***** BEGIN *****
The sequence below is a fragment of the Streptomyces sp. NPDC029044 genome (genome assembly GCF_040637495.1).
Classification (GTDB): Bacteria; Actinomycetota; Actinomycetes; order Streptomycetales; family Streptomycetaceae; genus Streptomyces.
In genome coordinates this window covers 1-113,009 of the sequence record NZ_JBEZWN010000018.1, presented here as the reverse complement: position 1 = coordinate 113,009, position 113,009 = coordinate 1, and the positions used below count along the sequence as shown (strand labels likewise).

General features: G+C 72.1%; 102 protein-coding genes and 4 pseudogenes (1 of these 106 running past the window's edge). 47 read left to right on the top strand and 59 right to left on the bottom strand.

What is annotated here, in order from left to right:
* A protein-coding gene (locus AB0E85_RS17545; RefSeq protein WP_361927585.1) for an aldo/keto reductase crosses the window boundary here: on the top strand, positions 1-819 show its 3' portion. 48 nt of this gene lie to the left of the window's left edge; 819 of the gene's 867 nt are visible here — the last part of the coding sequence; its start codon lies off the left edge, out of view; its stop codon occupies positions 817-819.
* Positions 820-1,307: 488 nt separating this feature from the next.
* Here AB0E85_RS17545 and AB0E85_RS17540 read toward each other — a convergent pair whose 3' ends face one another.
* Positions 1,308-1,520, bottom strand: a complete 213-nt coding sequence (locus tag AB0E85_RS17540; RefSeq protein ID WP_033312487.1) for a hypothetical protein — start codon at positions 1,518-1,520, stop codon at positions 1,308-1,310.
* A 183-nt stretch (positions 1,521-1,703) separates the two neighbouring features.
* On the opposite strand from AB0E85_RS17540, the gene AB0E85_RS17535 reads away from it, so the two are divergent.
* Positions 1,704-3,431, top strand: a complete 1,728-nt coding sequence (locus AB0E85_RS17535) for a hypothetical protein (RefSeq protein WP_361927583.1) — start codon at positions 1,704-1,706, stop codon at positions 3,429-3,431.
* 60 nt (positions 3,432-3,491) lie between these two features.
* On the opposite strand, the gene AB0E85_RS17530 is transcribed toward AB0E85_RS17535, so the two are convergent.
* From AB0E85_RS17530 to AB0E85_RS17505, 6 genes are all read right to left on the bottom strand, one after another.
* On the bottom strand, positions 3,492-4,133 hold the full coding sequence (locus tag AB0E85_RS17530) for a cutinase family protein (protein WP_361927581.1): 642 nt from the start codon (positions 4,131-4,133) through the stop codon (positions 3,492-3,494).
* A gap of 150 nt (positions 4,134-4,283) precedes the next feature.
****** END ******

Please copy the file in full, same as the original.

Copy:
The sequence below is a fragment of the Streptomyces sp. NPDC029044 genome (genome assembly GCF_040637495.1).
Classification (GTDB): Bacteria; Actinomycetota; Actinomycetes; order Streptomycetales; family Streptomycetaceae; genus Streptomyces.
In genome coordinates this window covers 1-113,009 of the sequence record NZ_JBEZWN010000018.1, presented here as the reverse complement: position 1 = coordinate 113,009, position 113,009 = coordinate 1, and the positions used below count along the sequence as shown (strand labels likewise).

General features: G+C 72.1%; 102 protein-coding genes and 4 pseudogenes (1 of these 106 running past the window's edge). 47 read left to right on the top strand and 59 right to left on the bottom strand.

What is annotated here, in order from left to right:
* A protein-coding gene (locus AB0E85_RS17545; RefSeq protein WP_361927585.1) for an aldo/keto reductase crosses the window boundary here: on the top strand, positions 1-819 show its 3' portion. 48 nt of this gene lie to the left of the window's left edge; 819 of the gene's 867 nt are visible here — the last part of the coding sequence; its start codon lies off the left edge, out of view; its stop codon occupies positions 817-819.
* Positions 820-1,307: 488 nt separating this feature from the next.
* Here AB0E85_RS17545 and AB0E85_RS17540 read toward each other — a convergent pair whose 3' ends face one another.
* Positions 1,308-1,520, bottom strand: a complete 213-nt coding sequence (locus tag AB0E85_RS17540; RefSeq protein ID WP_033312487.1) for a hypothetical protein — start codon at positions 1,518-1,520, stop codon at positions 1,308-1,310.
* A 183-nt stretch (positions 1,521-1,703) separates the two neighbouring features.
* On the opposite strand from AB0E85_RS17540, the gene AB0E85_RS17535 reads away from it, so the two are divergent.
* Positions 1,704-3,431, top strand: a complete 1,728-nt coding sequence (locus AB0E85_RS17535) for a hypothetical protein (RefSeq protein WP_361927583.1) — start codon at positions 1,704-1,706, stop codon at positions 3,429-3,431.
* 60 nt (positions 3,432-3,491) lie between these two features.
* On the opposite strand, the gene AB0E85_RS17530 is transcribed toward AB0E85_RS17535, so the two are convergent.
* From AB0E85_RS17530 to AB0E85_RS17505, 6 genes are all read right to left on the bottom strand, one after another.
* On the bottom strand, positions 3,492-4,133 hold the full coding sequence (locus tag AB0E85_RS17530) for a cutinase family protein (protein WP_361927581.1): 642 nt from the start codon (positions 4,131-4,133) through the stop codon (positions 3,492-3,494).
* A gap of 150 nt (positions 4,134-4,283) precedes the next feature.